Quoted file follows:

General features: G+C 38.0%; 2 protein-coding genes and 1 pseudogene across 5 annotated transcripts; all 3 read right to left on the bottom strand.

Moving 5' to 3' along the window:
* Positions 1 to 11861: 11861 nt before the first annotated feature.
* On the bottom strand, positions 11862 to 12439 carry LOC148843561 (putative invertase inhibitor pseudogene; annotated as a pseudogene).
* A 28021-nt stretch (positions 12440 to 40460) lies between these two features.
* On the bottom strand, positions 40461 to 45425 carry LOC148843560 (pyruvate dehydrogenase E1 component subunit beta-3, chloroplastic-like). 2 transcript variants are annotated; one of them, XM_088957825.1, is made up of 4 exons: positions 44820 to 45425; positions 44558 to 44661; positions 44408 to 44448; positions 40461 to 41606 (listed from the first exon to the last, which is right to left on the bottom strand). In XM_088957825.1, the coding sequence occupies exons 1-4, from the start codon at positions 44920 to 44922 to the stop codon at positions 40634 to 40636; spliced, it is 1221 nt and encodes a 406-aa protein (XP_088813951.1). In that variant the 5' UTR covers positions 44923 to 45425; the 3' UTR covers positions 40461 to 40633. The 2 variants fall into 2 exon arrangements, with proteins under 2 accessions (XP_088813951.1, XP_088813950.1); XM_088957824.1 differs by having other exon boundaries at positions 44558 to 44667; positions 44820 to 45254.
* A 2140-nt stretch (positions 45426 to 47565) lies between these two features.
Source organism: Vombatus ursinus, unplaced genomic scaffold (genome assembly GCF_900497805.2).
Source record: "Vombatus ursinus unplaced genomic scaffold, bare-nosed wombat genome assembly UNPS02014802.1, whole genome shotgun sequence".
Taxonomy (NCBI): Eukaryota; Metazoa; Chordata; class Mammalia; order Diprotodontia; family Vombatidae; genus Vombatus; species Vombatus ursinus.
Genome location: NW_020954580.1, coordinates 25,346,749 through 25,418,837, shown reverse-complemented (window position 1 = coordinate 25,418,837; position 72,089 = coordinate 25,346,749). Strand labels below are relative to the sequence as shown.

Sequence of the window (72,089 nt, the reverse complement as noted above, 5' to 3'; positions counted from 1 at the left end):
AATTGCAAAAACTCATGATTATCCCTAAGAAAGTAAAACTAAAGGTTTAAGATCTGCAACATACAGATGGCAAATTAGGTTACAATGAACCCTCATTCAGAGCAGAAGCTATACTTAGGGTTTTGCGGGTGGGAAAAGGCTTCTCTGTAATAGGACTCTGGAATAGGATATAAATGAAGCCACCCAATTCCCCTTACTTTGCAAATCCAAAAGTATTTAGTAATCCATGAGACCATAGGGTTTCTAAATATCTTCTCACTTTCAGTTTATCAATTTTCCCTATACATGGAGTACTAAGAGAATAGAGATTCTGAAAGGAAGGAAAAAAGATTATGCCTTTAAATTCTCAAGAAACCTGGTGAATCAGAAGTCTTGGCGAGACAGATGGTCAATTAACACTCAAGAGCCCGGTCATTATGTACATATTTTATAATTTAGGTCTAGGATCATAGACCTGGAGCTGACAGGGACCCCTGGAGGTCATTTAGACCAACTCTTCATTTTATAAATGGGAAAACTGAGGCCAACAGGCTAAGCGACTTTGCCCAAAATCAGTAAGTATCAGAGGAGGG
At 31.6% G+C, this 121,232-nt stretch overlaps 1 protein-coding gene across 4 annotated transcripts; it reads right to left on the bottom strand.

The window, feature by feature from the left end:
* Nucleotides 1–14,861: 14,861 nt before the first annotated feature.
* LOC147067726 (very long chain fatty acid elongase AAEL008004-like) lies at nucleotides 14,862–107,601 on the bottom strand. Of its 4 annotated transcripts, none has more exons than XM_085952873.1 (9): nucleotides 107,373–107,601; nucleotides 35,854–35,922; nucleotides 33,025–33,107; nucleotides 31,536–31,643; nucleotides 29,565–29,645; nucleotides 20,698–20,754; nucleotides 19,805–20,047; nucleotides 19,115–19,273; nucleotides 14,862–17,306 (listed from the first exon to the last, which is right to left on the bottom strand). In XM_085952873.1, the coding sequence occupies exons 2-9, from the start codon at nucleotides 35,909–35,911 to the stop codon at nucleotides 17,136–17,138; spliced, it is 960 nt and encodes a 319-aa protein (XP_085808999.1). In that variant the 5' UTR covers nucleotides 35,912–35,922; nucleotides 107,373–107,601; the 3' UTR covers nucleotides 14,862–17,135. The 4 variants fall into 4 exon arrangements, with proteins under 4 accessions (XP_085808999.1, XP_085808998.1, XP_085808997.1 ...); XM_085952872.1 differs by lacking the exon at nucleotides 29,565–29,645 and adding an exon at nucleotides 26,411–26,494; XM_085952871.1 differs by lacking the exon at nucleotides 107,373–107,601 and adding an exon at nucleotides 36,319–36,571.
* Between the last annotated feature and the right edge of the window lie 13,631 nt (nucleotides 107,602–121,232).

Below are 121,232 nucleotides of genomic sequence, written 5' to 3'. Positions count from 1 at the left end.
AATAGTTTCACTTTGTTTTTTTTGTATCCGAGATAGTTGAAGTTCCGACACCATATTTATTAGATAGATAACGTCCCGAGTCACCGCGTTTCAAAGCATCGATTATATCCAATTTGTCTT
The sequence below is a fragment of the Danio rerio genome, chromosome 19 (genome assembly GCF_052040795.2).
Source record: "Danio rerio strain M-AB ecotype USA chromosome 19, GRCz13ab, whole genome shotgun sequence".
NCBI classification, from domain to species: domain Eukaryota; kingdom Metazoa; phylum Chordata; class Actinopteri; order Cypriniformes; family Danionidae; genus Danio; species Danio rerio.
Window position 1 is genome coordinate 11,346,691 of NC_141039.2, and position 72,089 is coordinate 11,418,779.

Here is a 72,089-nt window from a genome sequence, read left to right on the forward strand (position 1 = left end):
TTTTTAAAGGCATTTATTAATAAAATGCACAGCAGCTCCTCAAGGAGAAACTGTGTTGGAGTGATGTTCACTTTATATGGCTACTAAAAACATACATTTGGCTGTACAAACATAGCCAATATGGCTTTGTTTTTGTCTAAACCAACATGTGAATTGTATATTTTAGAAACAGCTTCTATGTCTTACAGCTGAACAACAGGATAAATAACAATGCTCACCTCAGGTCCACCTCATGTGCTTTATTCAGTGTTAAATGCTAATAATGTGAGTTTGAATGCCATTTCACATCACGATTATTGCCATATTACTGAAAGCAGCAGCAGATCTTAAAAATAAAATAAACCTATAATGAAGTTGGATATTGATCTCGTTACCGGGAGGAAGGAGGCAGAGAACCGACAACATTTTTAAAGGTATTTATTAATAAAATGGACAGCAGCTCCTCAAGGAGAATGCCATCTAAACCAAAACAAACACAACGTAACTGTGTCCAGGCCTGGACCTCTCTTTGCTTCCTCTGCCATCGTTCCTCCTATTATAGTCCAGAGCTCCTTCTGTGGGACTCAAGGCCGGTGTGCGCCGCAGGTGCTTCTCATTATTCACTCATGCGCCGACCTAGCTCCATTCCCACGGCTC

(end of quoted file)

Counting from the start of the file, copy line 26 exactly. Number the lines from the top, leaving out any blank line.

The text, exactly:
TTTTTAAAGGCATTTATTAATAAAATGCACAGCAGCTCCTCAAGGAGAAACTGTGTTGGAGTGATGTTCACTTTATATGGCTACTAAAAACATACATTTGGCTGTACAAACATAGCCAATATGGCTTTGTTTTTGTCTAAACCAACATGTGAATTGTATATTTTAGAAACAGCTTCTATGTCTTACAGCTGAACAACAGGATAAATAACAATGCTCACCTCAGGTCCACCTCATGTGCTTTATTCAGTGTTAAATGCTAATAATGTGAGTTTGAATGCCATTTCACATCACGATTATTGCCATATTACTGAAAGCAGCAGCAGATCTTAAAAATAAAATAAACCTATAATGAAGTTGGATATTGATCTCGTTACCGGGAGGAAGGAGGCAGAGAACCGACAACATTTTTAAAGGTATTTATTAATAAAATGGACAGCAGCTCCTCAAGGAGAATGCCATCTAAACCAAAACAAACACAACGTAACTGTGTCCAGGCCTGGACCTCTCTTTGCTTCCTCTGCCATCGTTCCTCCTATTATAGTCCAGAGCTCCTTCTGTGGGACTCAAGGCCGGTGTGCGCCGCAGGTGCTTCTCATTATTCACTCATGCGCCGACCTAGCTCCATTCCCACGGCTC